Cauliflower and almond vadai

Cauliflower and almond vadai

Preparation time:

Above 60 Minuti

Nutritional information:

545kcal / per serving


Side dish


Geographic Area:

South Asia

Enviromental Impact:

Very low (0.12kg CO2 eq) i

Recipe in partnership with

Vadai are a category of tasty fried lentil-based snacks originating in India. There are different types of vadai, which can be described as pancakes, cutlets or doughnuts, depending on the case. They are usually eaten alone or accompanied by a chutney sauce. The ingredients that make up the different types of vadai are varied, from lentils to potatoes. Most often they are served for breakfast or as snacks, but also used to prepare other dishes.

Ingredients for 4 portions

  • Yellow broken chickpeas (chana dal) 225 g
  • Cauliflower florets, chopped 250 g
  • Ginger and garlic paste 10 g
  • Cumin powder 5 g
  • Green chilies, sliced 30 g
  • Coriander leaves, chopped 5 g
  • Red onions, chopped 100 g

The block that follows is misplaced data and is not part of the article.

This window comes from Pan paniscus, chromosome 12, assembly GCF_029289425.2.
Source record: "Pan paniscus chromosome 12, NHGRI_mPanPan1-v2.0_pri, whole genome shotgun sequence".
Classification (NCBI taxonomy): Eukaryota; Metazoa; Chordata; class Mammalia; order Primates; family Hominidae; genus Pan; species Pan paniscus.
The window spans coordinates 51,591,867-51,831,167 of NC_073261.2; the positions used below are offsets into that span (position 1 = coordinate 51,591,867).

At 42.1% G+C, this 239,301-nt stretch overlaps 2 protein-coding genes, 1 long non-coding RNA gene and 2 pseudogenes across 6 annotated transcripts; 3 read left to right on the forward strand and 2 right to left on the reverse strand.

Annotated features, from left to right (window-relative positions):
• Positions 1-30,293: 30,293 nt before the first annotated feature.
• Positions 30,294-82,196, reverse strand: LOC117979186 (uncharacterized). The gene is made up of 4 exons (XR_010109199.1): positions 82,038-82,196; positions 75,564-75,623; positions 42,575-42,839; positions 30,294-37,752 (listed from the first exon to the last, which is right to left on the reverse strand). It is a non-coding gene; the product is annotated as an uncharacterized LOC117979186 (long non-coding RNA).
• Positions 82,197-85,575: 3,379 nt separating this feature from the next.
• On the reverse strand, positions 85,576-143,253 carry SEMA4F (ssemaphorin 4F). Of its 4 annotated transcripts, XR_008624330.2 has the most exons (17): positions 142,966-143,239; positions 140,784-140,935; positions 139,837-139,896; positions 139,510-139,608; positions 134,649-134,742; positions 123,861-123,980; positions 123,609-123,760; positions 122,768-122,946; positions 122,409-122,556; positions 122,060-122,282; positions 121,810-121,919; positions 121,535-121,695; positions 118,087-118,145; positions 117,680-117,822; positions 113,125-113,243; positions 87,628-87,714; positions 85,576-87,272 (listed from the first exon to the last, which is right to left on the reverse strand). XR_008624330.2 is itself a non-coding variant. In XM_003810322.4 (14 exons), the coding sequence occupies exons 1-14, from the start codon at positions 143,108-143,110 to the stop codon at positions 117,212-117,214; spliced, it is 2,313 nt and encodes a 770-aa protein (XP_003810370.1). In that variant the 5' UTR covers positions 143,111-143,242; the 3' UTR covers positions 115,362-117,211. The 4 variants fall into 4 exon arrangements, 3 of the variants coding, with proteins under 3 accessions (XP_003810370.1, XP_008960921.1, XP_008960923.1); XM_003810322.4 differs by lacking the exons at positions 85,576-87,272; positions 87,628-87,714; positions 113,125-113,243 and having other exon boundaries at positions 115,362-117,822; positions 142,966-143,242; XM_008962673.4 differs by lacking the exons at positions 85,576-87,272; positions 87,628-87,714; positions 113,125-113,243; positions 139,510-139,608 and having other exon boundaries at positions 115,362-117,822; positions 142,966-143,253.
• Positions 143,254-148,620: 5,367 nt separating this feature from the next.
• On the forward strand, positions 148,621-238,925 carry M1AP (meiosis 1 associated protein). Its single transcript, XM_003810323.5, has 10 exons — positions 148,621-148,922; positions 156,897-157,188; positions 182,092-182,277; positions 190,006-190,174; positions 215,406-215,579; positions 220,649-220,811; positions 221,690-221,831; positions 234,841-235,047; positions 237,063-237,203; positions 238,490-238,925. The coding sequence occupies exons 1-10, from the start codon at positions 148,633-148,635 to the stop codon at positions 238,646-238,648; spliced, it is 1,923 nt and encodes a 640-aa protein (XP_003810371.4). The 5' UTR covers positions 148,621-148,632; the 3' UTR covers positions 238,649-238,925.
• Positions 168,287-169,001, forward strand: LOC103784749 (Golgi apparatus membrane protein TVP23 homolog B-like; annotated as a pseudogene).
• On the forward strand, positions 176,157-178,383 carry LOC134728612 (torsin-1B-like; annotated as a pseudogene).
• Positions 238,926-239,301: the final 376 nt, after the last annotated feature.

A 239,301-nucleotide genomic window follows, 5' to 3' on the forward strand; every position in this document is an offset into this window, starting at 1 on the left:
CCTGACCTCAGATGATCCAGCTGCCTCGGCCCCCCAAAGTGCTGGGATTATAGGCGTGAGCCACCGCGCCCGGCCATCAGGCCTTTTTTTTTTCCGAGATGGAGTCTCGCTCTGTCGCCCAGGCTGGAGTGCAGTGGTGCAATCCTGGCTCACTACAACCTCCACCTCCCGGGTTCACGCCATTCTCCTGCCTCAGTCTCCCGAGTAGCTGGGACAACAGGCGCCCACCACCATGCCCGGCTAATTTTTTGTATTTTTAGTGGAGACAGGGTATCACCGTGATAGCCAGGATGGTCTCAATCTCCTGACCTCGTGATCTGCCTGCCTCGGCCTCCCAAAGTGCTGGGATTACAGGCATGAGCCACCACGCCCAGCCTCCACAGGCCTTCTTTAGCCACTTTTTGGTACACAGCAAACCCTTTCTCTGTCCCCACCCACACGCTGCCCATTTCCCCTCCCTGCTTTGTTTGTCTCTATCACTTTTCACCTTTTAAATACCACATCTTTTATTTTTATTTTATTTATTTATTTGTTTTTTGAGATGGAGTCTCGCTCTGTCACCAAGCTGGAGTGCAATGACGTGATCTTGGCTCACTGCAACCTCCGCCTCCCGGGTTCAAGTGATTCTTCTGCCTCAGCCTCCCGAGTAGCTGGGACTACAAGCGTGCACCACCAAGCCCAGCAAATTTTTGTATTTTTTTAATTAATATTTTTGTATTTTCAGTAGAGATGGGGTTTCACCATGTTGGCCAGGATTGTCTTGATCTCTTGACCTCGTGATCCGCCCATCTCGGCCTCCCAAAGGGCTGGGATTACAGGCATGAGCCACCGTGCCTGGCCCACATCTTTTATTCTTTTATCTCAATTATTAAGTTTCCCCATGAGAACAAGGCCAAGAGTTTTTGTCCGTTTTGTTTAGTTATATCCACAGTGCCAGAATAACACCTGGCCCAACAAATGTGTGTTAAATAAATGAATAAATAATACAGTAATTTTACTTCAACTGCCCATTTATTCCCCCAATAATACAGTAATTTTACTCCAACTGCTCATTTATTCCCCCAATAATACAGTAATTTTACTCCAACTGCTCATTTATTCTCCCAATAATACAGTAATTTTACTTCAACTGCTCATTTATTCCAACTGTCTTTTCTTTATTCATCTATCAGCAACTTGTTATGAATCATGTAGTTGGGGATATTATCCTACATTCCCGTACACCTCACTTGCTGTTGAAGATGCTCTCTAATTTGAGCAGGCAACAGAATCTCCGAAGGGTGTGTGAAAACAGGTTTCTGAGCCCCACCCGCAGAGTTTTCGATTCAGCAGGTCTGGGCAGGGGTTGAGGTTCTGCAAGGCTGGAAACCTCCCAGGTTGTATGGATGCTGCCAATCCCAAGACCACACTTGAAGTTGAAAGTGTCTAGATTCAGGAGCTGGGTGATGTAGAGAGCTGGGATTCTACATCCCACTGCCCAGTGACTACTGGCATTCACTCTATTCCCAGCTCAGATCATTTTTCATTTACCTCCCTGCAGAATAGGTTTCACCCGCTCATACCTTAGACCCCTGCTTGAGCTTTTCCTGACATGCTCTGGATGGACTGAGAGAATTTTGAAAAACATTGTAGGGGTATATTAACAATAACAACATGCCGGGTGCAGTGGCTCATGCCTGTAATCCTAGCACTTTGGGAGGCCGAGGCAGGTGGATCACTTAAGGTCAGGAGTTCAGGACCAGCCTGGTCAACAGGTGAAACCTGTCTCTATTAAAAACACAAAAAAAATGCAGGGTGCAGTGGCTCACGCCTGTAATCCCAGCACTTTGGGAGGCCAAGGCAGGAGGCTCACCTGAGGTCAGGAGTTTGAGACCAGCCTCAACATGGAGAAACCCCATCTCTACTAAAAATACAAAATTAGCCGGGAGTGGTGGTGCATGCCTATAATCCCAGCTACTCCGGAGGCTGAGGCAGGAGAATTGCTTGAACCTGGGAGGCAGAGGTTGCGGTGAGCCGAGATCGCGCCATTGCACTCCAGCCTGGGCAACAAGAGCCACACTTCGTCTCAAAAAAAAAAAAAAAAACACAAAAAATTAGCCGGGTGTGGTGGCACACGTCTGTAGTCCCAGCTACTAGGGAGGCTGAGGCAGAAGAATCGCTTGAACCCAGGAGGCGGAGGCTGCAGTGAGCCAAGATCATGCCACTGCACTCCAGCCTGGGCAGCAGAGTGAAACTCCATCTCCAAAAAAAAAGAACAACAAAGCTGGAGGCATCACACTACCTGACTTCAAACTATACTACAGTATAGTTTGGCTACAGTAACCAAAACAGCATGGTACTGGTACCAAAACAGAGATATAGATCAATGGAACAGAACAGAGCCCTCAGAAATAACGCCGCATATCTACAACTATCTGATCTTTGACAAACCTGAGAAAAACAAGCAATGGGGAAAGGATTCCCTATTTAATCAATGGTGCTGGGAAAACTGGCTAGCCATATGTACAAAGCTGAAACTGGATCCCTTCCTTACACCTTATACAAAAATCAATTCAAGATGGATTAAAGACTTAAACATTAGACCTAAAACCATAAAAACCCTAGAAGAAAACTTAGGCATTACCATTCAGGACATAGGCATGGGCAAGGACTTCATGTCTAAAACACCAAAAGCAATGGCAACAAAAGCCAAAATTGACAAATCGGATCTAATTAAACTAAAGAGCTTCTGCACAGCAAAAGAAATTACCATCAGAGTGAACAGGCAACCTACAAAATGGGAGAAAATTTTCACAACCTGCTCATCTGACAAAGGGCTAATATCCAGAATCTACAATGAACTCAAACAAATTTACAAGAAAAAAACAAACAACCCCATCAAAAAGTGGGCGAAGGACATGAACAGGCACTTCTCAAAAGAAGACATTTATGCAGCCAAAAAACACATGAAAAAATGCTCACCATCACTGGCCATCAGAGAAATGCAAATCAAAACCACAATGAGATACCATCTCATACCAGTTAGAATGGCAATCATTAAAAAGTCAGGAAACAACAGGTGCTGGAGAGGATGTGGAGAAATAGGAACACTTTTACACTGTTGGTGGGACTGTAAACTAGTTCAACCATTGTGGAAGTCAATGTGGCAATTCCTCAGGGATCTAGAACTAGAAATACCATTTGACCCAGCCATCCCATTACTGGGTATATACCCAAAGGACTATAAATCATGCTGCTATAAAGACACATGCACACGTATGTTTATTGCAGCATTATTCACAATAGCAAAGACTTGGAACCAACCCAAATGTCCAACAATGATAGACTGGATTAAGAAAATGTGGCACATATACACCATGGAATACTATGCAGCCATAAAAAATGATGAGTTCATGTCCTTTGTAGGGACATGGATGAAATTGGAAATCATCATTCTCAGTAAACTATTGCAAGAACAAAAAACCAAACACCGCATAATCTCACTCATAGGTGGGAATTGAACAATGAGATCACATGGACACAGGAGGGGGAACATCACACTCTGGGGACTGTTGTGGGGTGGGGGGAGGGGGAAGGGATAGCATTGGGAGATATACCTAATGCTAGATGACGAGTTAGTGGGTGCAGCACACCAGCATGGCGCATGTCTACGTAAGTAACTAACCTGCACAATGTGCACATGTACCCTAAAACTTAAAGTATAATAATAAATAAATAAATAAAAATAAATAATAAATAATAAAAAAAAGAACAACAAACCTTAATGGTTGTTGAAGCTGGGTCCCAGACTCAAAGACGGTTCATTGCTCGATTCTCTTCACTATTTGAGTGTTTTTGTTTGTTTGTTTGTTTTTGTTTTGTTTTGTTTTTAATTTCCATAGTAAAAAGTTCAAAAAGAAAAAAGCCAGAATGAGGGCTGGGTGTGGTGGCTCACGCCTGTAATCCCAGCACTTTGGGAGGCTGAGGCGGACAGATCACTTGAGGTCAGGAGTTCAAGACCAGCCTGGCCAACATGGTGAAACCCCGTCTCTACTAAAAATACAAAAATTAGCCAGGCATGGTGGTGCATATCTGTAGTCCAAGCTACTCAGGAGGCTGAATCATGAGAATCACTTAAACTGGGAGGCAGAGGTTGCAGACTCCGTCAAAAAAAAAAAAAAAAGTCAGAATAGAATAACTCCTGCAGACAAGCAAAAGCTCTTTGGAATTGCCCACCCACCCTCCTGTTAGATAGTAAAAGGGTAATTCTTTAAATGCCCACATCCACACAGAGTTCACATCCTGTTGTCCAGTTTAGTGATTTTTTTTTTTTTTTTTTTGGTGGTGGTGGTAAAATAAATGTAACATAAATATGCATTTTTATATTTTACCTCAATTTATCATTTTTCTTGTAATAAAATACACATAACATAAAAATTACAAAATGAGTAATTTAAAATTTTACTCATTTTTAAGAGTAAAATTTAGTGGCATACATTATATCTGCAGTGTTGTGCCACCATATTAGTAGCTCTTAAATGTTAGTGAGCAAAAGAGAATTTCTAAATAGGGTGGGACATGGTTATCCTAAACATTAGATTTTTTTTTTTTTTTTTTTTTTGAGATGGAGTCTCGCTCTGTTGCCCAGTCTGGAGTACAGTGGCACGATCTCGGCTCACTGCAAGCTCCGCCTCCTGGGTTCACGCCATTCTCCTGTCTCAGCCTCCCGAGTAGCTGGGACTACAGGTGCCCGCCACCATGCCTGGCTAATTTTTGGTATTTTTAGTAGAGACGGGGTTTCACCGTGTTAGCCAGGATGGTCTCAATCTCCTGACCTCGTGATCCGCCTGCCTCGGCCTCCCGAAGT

• Toasted almonds, chopped 80 g
  • Halls q.b.
  • Red chili powder 5 g
  • Garam masala 2,5 g
  • Rice flour 30 g
  • Chickpea/besan flour (gram flour) 30 g
  • Sunflower oil 60 g



Soak the chana dal and green chilies for at least 4 hours. This operation will allow you to easily grind the chiles. Drain all the water.


Coarsely grind the ingredients in a blender. Without adding water, transfer them to a bowl.


Combine the chopped cauliflower with the ground mixture. Add salt, red chili powder, ginger-garlic paste, garam masala, roasted almonds, onions, and coriander leaves. Mix thoroughly.


Add rice flour and gram flour. Stir until the mixture is well blended.


Heat oil in a frying pan.


In the meantime, prepare the vadai: use the mixture to form lemon-sized balls, then flatten them into round disks.


Fry them on both sides until they have turned a nice golden color. Then transfer them to a sheet of paper towels.


Repeat until all the mixture is used up.

Enviromental Impact

Very low


Per serving:

0.12kg CO2 equivalent i

Carbon footprint

To limit our impact on the environment, we advise you to remain within 1 kg CO2-equivalent per meal, including all the courses you eat. Bear in mind that plant-based dishes are more likely to have a low environmental impact.

Even though some of our suggestions exceed the recommended 1 kg CO2-equivalent per meal, that doesn't mean you should never make them; it's the overall balance that counts. Regularly eating a healthy and eco-friendly diet in the long term offsets even the dishes with the most impact, as long as you don't make them too often.